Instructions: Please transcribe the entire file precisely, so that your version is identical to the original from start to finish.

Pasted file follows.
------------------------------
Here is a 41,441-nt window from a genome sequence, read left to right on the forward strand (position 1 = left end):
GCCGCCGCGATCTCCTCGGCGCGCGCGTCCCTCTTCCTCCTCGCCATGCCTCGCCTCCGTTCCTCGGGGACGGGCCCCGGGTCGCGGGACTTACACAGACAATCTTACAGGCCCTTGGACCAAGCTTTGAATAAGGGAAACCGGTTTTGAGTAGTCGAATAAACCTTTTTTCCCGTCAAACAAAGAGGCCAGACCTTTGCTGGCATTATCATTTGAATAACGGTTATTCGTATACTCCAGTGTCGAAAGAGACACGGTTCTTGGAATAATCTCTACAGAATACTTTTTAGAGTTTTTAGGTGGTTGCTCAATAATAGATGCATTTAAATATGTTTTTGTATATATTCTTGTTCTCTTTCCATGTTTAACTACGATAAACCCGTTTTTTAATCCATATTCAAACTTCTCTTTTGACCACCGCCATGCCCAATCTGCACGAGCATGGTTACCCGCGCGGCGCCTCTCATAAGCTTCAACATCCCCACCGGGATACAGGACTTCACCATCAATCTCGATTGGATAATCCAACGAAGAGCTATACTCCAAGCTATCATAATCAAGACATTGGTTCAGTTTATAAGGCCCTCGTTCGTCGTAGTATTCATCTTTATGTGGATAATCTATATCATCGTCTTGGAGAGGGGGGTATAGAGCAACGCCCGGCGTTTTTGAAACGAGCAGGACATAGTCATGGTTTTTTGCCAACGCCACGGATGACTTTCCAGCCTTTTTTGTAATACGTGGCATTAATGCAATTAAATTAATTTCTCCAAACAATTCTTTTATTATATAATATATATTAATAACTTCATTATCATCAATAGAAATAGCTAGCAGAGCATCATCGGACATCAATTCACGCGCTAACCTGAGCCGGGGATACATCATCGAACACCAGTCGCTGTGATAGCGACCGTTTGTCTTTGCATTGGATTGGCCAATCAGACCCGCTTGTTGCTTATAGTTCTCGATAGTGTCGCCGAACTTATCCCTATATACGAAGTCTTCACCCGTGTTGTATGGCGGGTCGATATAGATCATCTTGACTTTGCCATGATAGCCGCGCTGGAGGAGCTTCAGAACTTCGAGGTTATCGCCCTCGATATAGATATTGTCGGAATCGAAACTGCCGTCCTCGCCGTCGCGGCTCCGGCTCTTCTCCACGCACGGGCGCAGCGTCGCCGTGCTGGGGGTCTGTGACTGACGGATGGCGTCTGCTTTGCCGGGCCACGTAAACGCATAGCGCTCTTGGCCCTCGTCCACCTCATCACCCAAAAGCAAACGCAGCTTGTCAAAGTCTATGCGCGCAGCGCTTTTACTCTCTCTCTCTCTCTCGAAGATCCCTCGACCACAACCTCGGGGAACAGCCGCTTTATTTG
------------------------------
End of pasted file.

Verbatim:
Here is a 41,441-nt window from a genome sequence, read left to right on the forward strand (position 1 = left end):
GCCGCCGCGATCTCCTCGGCGCGCGCGTCCCTCTTCCTCCTCGCCATGCCTCGCCTCCGTTCCTCGGGGACGGGCCCCGGGTCGCGGGACTTACACAGACAATCTTACAGGCCCTTGGACCAAGCTTTGAATAAGGGAAACCGGTTTTGAGTAGTCGAATAAACCTTTTTTCCCGTCAAACAAAGAGGCCAGACCTTTGCTGGCATTATCATTTGAATAACGGTTATTCGTATACTCCAGTGTCGAAAGAGACACGGTTCTTGGAATAATCTCTACAGAATACTTTTTAGAGTTTTTAGGTGGTTGCTCAATAATAGATGCATTTAAATATGTTTTTGTATATATTCTTGTTCTCTTTCCATGTTTAACTACGATAAACCCGTTTTTTAATCCATATTCAAACTTCTCTTTTGACCACCGCCATGCCCAATCTGCACGAGCATGGTTACCCGCGCGGCGCCTCTCATAAGCTTCAACATCCCCACCGGGATACAGGACTTCACCATCAATCTCGATTGGATAATCCAACGAAGAGCTATACTCCAAGCTATCATAATCAAGACATTGGTTCAGTTTATAAGGCCCTCGTTCGTCGTAGTATTCATCTTTATGTGGATAATCTATATCATCGTCTTGGAGAGGGGGGTATAGAGCAACGCCCGGCGTTTTTGAAACGAGCAGGACATAGTCATGGTTTTTTGCCAACGCCACGGATGACTTTCCAGCCTTTTTTGTAATACGTGGCATTAATGCAATTAAATTAATTTCTCCAAACAATTCTTTTATTATATAATATATATTAATAACTTCATTATCATCAATAGAAATAGCTAGCAGAGCATCATCGGACATCAATTCACGCGCTAACCTGAGCCGGGGATACATCATCGAACACCAGTCGCTGTGATAGCGACCGTTTGTCTTTGCATTGGATTGGCCAATCAGACCCGCTTGTTGCTTATAGTTCTCGATAGTGTCGCCGAACTTATCCCTATATACGAAGTCTTCACCCGTGTTGTATGGCGGGTCGATATAGATCATCTTGACTTTGCCATGATAGCCGCGCTGGAGGAGCTTCAGAACTTCGAGGTTATCGCCCTCGATATAGATATTGTCGGAATCGAAACTGCCGTCCTCGCCGTCGCGGCTCCGGCTCTTCTCCACGCACGGGCGCAGCGTCGCCGTGCTGGGGGTCTGTGACTGACGGATGGCGTCTGCTTTGCCGGGCCACGTAAACGCATAGCGCTCTTGGCCCTCGTCCACCTCATCACCCAAAAGCAAACGCAGCTTGTCAAAGTCTATGCGCGCAGCGCTTTTACTCTCTCTCTCTCTCTCGAAGATCCCTCGACCACAACCTCGGGGAACAGCCGCTTTATTTG